When Mars One invited people to apply for a one way ticket to Mars, we didn’t think anyone would be interested. But, 202,000 applications later, we stand corrected. Mars One have now whittled this number down to a mere 1,058 hopefuls ranging from age 18 to 81 and hailing from no fewer than 107 countries. Dying on Mars truly holds a global appeal.
Hebes Chasma, a huge trough on Mars, reflects the Red Planet’s tumultuous and varied past. During the planet’s first billion years, the nearby Tharsis Region bulged with magma, then burst apart, forming enormous chasms such as Hebes (a majority of its 315-kilometer length shown above). More than four times as deep and wide as the Grand Canyon, Hebes may have once been filled with water; some areas have minerals that could have formed only in water’s presence. New images from the European Space Agency’s Mars Express spacecraft show that massive landslides may have shaped and widened the trench since its violent birth.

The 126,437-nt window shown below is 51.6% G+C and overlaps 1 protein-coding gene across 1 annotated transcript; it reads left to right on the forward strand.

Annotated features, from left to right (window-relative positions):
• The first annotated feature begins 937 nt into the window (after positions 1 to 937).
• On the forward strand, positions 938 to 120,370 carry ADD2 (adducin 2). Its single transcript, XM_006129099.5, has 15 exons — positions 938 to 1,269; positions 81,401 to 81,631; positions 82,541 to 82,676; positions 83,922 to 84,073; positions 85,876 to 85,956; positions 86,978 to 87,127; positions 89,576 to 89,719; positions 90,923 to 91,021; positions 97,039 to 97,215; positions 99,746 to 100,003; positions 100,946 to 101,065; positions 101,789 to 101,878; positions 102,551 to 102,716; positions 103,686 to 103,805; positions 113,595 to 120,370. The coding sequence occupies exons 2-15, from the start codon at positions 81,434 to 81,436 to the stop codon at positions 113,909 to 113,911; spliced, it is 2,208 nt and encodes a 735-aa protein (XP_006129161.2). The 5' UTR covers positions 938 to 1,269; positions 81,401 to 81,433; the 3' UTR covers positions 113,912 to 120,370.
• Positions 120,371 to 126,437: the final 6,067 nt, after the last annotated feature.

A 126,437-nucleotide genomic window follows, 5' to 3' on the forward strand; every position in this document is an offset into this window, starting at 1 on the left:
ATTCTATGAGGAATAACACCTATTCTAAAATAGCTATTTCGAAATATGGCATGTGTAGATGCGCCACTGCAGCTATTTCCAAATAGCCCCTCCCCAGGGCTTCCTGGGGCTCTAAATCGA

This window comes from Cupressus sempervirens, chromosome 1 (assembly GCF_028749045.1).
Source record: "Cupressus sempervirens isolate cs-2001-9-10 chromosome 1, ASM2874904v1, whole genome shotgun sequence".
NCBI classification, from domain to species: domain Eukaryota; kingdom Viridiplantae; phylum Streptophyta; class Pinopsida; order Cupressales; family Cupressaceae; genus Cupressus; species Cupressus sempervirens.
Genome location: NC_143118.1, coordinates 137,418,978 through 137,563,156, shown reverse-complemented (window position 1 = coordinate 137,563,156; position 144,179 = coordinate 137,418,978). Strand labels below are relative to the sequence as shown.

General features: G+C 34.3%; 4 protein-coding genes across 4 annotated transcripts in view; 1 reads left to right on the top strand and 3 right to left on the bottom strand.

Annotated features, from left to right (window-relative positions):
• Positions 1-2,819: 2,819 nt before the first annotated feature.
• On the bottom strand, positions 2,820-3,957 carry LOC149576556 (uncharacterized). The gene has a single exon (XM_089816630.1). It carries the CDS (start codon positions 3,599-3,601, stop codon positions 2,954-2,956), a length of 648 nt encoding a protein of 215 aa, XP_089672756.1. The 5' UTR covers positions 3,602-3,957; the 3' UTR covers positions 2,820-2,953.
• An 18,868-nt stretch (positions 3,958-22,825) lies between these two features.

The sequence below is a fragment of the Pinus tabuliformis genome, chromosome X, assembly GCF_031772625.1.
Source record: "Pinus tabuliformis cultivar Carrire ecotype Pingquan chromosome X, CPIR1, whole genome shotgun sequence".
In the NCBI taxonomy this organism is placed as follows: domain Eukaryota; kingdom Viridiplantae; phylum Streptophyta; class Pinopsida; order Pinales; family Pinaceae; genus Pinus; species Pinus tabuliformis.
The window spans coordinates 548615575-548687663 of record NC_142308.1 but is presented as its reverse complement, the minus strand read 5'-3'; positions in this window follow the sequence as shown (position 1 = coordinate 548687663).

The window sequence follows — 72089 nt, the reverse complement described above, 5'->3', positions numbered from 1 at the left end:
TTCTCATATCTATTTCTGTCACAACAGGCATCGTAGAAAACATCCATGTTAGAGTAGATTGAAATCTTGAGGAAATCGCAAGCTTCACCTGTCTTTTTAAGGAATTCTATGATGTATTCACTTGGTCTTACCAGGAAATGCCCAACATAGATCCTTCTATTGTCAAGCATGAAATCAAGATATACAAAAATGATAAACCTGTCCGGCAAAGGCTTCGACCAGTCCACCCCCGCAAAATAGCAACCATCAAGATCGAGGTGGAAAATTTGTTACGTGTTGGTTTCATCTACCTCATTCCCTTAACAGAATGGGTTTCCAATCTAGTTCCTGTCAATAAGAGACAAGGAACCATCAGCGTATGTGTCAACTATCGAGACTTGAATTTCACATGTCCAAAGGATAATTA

I was also intrigued by a crater shown at the 1:50 mark, which looks like it got filled by a landslide off a nearby hill. Mars isn’t what you might call geologically active, but it does commonly suffer landslides and avalanches when the frozen carbon dioxide ice under the surface sublimates (turns directly from a solid into a gas), which can dislodge material. If that happens at the top of a hill or cliff, material can cascade down dramatically. I strongly suspect that’s what we’re seeing in this video.